Unfortunately, when most people see rituals, they see pointless superstitions. Indeed, many rituals are based on a primitive understanding of the world. But by building personal rituals, you get to encode the behaviors you feel are important and cut out the wasted middle moments.

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Program Your Own Algorithms

Another way of viewing rituals is by seeing them as computer algorithms. An algorithm is a set of instructions that is repeated to get a result.

Some algorithms are highly efficient, sorting or searching millions of pieces of data in a few seconds. Other algorithms are bulky and awkward, taking hours to do the same task.

By forming rituals, you are building algorithms for your behavior. Take the delayed and painful pattern of waking up, debating whether to sleep in for another two minutes, hitting the snooze button, repeat until almost late for work. This could be reprogrammed to get out of bed immediately, without debating your decision.

How to Form a Ritual

I’ve set up personal rituals for myself for handling e-mail, waking up each morning, writing articles, and reading books. Far from making me inflexible, these rituals give me a useful default pattern that works best 99% of the time. Whenever my current ritual won’t work, I’m always free to stop using it.

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Forming a ritual isn’t too difficult, and the same principles for changing habits apply:

  1. Write out your sequence of behavior. I suggest starting with a simple ritual of only 3-4 steps maximum. Wait until you’ve established a ritual before you try to add new steps.
  2. Commit to following your ritual for thirty days. This step will take the idea and condition it into your nervous system as a habit.
  3. Define a clear trigger. When does your ritual start? A ritual to wake up is easy—the sound of your alarm clock will work. As for what triggers you to go to the gym, read a book or answer e-mail—you’ll have to decide.
  4. Tweak the Pattern. Your algorithm probably won’t be perfectly efficient the first time. Making a few tweaks after the first 30-day trial can make your ritual more useful.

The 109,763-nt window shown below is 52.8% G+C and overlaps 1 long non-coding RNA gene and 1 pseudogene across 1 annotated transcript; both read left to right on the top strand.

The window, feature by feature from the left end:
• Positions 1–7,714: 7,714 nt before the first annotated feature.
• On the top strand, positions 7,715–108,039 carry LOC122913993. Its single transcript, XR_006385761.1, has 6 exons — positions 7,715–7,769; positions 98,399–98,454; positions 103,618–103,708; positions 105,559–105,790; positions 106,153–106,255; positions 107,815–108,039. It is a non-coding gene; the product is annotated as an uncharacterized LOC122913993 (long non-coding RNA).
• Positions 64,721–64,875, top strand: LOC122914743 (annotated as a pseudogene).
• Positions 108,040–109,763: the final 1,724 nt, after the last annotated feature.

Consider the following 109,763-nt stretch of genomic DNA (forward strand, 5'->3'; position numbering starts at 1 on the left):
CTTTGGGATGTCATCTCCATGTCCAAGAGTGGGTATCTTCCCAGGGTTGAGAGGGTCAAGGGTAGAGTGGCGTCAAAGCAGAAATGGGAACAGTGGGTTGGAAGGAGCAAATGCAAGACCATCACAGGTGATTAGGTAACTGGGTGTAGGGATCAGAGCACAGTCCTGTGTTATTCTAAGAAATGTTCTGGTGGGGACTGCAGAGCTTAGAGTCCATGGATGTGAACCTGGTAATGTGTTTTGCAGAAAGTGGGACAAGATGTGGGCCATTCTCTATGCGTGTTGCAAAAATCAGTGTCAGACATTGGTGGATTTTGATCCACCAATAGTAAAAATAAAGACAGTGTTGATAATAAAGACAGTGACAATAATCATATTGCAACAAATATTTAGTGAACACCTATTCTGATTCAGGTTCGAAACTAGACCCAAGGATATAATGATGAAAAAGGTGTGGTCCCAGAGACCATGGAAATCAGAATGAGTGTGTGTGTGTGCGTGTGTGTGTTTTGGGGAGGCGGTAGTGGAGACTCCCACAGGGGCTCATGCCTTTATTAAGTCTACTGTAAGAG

Ways to Use a Ritual

Based on the above ideas, here are some ways you could implement your own rituals:

1. Waking Up

Set up a morning ritual for when you wake up and the next few things you do immediately afterward. To combat the grogginess after immediately waking up, my solution is to do a few pushups right after getting out of bed. After that, I sneak in ninety minutes of reading before getting ready for morning classes.

2. Web Usage

How often do you answer e-mail, look at Google Reader, or check Facebook each day? I found by taking all my daily internet needs and compressing them into one, highly-efficient ritual, I was able to cut off 75% of my web time without losing any communication.

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3. Reading

How much time do you get to read books? If your library isn’t as large as you’d like, you might want to consider the rituals you use for reading. Programming a few steps to trigger yourself to read instead of watching television or during a break in your day can chew through dozens of books each year.

4. Friendliness

Rituals can also help with communication. Set up a ritual of starting a conversation when you have opportunities to meet people.

5. Working

One of the hardest barriers when overcoming procrastination is building up a concentrated flow. Building those steps into a ritual can allow you to quickly start working or continue working after an interruption.

6. Going to the gym

If exercising is a struggle, encoding a ritual can remove a lot of the difficulty. Set up a quick ritual for going to exercise right after work or when you wake up.

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7. Exercise

Even within your workouts, you can have rituals. Spacing the time between runs or reps with a certain number of breaths can remove the guesswork. Forming a ritual of doing certain exercises in a particular order can save time.

8. Sleeping

Form a calming ritual in the last 30-60 minutes of your day before you go to bed. This will help slow yourself down and make falling asleep much easier. Especially if you plan to get up full of energy in the morning, it will help if you remove insomnia.

8. Weekly Reviews

The weekly review is a big part of the GTD system. By making a simple ritual checklist for my weekly review, I can get the most out of this exercise in less time. Originally, I did holistic reviews where I wrote my thoughts on the week and progress as a whole. Now, I narrow my focus toward specific plans, ideas, and measurements.

Final Thoughts

We all want to be productive. But time wasters, procrastination, and laziness sometimes get the better of us. If you’re facing such difficulties, don’t be afraid to make use of these rituals to help you conquer them.

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Featured photo credit: RODOLFO BARRETO via unsplash.com